People love Docker's ability to let them run more applications on a single server than any virtualization program. But, many of them are wary of Docker's security. In this latest release, Docker 1.3 starts assuring companies that Docker application images can be deployed safely.
In a blog posting, Docker, the popular open-source container company, announced that it is finally adding digital signature verification to Docker images. This will assure you when you download a containerized application from an official Docker repository that you're getting the real thing rather than a version that's been pre-hacked.
According to Docker:
First up, in this release, the Docker Engine will now automatically verify the provenance and integrity of all Official Repos using digital signatures. Official Repos are Docker images curated and optimized by the Docker community to be the best building blocks for assembling distributed applications. A valid signature provides an added level of trust by indicating that the Official Repo image has not been tampered with.
Oddly enough, only one out of five downloaded Docker application images comes from Official Repos that are being tracked in the Docker Hub Registry. Even without this new digital signature feature I would assume security-minded system administrators would only download and use "official" containers.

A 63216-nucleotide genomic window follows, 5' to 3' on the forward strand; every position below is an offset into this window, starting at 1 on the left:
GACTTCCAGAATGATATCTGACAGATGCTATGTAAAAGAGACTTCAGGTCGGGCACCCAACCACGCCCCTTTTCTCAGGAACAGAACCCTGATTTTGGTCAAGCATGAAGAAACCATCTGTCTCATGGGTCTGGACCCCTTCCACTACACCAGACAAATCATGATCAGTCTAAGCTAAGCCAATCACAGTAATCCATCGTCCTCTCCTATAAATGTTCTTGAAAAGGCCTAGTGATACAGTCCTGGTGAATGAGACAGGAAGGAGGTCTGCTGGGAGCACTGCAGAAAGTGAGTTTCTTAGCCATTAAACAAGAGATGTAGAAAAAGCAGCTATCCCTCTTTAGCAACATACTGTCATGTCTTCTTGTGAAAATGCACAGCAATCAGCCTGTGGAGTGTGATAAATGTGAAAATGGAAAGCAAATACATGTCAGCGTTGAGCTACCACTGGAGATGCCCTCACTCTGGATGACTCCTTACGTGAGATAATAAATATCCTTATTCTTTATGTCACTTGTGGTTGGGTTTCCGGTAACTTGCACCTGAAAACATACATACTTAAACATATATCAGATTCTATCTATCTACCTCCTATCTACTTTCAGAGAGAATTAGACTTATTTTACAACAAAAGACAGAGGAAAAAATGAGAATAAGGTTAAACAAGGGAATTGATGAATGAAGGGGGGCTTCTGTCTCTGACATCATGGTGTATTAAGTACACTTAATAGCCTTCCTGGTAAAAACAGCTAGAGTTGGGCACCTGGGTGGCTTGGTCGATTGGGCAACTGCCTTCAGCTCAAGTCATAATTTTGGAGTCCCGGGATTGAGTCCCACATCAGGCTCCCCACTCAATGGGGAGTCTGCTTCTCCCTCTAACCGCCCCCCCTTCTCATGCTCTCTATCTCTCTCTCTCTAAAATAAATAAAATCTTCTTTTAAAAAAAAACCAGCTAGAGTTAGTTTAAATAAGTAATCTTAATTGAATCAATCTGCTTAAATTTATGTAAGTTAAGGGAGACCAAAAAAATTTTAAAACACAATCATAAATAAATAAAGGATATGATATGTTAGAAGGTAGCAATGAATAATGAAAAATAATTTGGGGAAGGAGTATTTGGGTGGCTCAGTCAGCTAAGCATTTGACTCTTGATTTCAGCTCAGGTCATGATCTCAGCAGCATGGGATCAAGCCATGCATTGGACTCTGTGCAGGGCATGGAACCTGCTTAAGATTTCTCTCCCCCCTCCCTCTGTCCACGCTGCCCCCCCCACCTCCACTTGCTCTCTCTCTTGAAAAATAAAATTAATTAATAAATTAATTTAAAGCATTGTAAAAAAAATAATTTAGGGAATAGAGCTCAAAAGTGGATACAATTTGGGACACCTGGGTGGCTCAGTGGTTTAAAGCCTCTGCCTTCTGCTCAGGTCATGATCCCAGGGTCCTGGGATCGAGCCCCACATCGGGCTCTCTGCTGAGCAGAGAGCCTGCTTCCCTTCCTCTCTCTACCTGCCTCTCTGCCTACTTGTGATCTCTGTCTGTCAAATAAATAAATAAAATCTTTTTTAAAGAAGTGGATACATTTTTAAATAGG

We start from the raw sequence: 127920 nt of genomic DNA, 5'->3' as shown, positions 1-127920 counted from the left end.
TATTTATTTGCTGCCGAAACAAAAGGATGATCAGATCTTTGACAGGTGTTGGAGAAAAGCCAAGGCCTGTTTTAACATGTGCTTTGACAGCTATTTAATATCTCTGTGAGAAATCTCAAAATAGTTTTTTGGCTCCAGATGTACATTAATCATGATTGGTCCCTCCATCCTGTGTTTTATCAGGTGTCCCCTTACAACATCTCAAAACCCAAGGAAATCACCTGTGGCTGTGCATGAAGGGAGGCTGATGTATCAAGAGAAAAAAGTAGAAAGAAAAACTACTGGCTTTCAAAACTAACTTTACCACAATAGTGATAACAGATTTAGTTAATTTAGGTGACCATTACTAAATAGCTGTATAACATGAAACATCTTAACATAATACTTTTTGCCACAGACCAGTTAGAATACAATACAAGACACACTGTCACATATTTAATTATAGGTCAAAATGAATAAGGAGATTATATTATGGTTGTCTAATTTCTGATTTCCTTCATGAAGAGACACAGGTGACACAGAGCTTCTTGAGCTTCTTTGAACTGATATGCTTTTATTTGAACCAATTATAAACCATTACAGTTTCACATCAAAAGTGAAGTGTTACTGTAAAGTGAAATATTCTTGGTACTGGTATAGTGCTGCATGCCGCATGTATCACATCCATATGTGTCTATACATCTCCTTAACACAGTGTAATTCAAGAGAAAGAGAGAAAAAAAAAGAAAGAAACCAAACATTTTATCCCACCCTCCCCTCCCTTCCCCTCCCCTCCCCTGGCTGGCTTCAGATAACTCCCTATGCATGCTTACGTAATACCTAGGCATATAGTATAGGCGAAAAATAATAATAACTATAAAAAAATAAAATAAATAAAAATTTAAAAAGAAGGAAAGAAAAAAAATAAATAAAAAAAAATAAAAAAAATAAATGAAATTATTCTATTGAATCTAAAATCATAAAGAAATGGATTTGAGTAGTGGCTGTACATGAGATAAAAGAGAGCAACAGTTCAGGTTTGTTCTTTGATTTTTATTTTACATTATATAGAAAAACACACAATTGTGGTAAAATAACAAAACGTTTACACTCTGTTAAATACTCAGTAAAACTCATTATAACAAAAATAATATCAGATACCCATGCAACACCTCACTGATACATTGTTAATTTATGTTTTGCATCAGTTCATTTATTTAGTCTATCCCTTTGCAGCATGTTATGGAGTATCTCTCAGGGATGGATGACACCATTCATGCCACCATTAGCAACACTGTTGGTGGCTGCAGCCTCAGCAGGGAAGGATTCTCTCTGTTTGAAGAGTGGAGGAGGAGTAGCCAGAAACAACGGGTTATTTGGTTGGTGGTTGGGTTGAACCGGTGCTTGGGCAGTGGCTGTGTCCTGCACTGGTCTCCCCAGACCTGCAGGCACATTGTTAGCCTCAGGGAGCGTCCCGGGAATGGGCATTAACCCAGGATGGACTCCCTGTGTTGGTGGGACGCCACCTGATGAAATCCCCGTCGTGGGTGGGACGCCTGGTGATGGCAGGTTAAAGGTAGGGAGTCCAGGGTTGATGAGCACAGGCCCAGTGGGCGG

Unfortunately, this feature, with its new cryptographic verified signatures, "Is still work in progress: for now, if an official image is corrupted or tampered with, Docker will issue a warning but will not prevent it from running." And, of course, non-official images are not verified. Docker will improve this in future versions as they "harden the code and iron out the inevitable usability quirks. Until then, please don’t rely on this feature for serious security, just yet."
Docker 1.3's other new features include a new debugging tool docker exec. This enables developers to spawn a process inside their Docker container via the Docker application programming interface (API) and command line interface (CLI).
So, for example…
$ docker exec ubuntu_bash -it bash
will create a new Bash session inside the container ubuntu_bash.
Docker asserts that this does not represent a fundamental change in its approach of one application per container. Instead, they're "responding to users who’ve told us they sometimes need helper processes around the app."
Another new addition for the shell is the command: "docker create." The older "docker run <image name>" would both create a container and spawn the process to run it. With docker create you can make a container but not run it.
The program also now has a new CLI flag: --security-opt. With this you can set up custom SELinux or AppArmor security settings to specific containers. This is a major step forward in locking down containers for better security.
Finally, Docker has improved how the program runs on Mac OS X by incorporating boot2docker and fixing how it works with directories.
Taken all-in-all, this release is a major step forward for both Docker users, with its improved, albeit still not perfect, security, and for developers with its new tools.